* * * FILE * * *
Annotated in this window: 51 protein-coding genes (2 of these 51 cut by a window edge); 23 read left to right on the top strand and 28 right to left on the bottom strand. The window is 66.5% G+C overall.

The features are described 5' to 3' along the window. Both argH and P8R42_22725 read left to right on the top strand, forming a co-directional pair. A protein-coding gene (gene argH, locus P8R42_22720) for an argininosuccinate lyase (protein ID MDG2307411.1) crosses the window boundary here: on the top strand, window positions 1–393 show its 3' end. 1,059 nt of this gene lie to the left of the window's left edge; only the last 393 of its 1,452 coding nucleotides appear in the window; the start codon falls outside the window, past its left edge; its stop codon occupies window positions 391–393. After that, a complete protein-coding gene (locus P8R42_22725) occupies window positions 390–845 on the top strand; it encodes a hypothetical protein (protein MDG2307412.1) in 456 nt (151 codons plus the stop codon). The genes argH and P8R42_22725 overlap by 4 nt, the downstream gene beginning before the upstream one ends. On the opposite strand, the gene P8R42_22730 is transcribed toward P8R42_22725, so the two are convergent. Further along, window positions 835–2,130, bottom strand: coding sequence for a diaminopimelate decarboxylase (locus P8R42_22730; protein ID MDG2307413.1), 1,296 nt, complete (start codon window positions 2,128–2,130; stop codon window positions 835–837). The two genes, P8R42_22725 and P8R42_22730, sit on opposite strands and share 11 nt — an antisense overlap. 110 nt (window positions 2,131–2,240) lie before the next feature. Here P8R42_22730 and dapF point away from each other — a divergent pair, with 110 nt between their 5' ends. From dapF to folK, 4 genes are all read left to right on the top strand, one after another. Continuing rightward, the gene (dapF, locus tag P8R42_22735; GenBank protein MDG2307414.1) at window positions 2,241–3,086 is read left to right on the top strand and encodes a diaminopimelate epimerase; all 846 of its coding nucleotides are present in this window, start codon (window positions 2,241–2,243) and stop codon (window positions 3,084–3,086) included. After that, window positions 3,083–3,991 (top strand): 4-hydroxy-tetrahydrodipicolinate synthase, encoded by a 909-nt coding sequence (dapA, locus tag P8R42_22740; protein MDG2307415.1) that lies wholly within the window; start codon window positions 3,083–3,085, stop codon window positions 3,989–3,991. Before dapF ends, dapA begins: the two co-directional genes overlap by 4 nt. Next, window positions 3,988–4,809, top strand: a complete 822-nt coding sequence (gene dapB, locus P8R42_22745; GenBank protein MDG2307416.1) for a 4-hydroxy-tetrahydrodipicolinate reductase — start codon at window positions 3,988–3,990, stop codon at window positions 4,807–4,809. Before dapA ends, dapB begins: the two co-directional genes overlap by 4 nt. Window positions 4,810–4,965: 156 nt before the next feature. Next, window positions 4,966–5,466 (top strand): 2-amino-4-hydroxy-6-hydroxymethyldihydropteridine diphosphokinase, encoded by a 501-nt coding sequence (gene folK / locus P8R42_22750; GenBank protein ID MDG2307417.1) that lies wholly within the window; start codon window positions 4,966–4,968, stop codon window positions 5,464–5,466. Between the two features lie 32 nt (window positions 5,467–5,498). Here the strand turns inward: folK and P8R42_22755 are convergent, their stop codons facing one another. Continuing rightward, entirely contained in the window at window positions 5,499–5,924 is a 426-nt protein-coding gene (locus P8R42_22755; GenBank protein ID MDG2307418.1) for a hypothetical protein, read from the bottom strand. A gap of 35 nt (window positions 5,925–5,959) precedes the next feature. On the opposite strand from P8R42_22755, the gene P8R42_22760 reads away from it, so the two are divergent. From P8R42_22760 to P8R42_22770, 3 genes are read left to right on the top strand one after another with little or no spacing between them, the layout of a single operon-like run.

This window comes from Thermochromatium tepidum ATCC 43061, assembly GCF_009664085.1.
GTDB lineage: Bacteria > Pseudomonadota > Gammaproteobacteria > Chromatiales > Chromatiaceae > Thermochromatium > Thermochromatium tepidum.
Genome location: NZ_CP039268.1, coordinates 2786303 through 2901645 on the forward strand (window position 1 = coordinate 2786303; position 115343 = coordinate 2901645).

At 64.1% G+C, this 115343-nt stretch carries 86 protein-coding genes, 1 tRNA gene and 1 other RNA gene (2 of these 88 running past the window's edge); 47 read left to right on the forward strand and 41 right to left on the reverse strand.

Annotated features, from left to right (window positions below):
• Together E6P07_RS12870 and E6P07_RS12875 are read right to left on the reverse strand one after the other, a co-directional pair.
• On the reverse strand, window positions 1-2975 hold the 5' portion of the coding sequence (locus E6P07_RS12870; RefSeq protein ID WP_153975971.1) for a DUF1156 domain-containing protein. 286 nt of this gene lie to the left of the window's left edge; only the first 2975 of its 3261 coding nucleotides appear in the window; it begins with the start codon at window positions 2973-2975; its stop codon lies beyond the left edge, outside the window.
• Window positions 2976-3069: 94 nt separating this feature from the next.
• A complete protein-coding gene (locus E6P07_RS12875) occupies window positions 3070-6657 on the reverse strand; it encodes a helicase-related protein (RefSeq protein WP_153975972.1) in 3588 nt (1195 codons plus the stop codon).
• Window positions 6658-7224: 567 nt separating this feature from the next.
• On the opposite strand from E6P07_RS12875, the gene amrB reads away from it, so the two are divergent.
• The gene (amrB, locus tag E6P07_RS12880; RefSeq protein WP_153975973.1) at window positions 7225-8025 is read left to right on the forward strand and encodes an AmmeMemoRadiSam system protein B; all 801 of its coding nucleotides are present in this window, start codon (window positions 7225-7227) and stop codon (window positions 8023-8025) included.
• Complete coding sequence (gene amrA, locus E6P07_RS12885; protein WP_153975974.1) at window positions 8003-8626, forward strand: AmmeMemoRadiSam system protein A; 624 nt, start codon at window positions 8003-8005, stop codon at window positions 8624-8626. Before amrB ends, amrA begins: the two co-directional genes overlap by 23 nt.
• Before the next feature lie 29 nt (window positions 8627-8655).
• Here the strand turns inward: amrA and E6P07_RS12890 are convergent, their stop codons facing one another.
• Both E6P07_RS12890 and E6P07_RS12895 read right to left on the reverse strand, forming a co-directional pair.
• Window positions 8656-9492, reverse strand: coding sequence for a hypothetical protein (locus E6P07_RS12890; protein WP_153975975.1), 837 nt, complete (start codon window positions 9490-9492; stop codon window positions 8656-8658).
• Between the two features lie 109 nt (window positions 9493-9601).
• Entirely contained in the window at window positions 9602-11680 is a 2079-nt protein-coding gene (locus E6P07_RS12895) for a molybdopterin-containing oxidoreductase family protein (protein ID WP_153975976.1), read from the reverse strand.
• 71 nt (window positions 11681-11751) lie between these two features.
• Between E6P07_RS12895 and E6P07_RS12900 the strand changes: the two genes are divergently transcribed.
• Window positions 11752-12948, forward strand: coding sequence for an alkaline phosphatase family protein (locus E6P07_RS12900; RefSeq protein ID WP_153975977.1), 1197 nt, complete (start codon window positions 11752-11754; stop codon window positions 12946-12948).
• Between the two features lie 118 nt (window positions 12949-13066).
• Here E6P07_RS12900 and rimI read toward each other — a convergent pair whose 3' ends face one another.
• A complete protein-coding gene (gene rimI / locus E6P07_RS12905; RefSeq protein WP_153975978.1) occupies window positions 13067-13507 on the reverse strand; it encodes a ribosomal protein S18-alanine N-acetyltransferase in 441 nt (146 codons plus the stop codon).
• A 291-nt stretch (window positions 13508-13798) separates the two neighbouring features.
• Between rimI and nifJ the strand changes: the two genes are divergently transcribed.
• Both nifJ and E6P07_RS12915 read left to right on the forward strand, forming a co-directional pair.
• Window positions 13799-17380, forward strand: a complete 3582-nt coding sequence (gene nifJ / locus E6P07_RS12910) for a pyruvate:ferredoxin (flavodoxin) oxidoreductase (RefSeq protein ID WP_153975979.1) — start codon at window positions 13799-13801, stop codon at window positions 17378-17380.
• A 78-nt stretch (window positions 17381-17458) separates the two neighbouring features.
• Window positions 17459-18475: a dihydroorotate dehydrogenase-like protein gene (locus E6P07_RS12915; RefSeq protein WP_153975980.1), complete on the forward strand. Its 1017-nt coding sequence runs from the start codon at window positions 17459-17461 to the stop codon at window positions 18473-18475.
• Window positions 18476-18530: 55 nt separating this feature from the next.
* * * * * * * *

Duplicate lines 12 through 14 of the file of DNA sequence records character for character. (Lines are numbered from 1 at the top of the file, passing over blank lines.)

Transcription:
• Window positions 6658-7224: 567 nt separating this feature from the next.
• On the opposite strand from E6P07_RS12875, the gene amrB reads away from it, so the two are divergent.
• The gene (amrB, locus tag E6P07_RS12880; RefSeq protein WP_153975973.1) at window positions 7225-8025 is read left to right on the forward strand and encodes an AmmeMemoRadiSam system protein B; all 801 of its coding nucleotides are present in this window, start codon (window positions 7225-7227) and stop codon (window positions 8023-8025) included.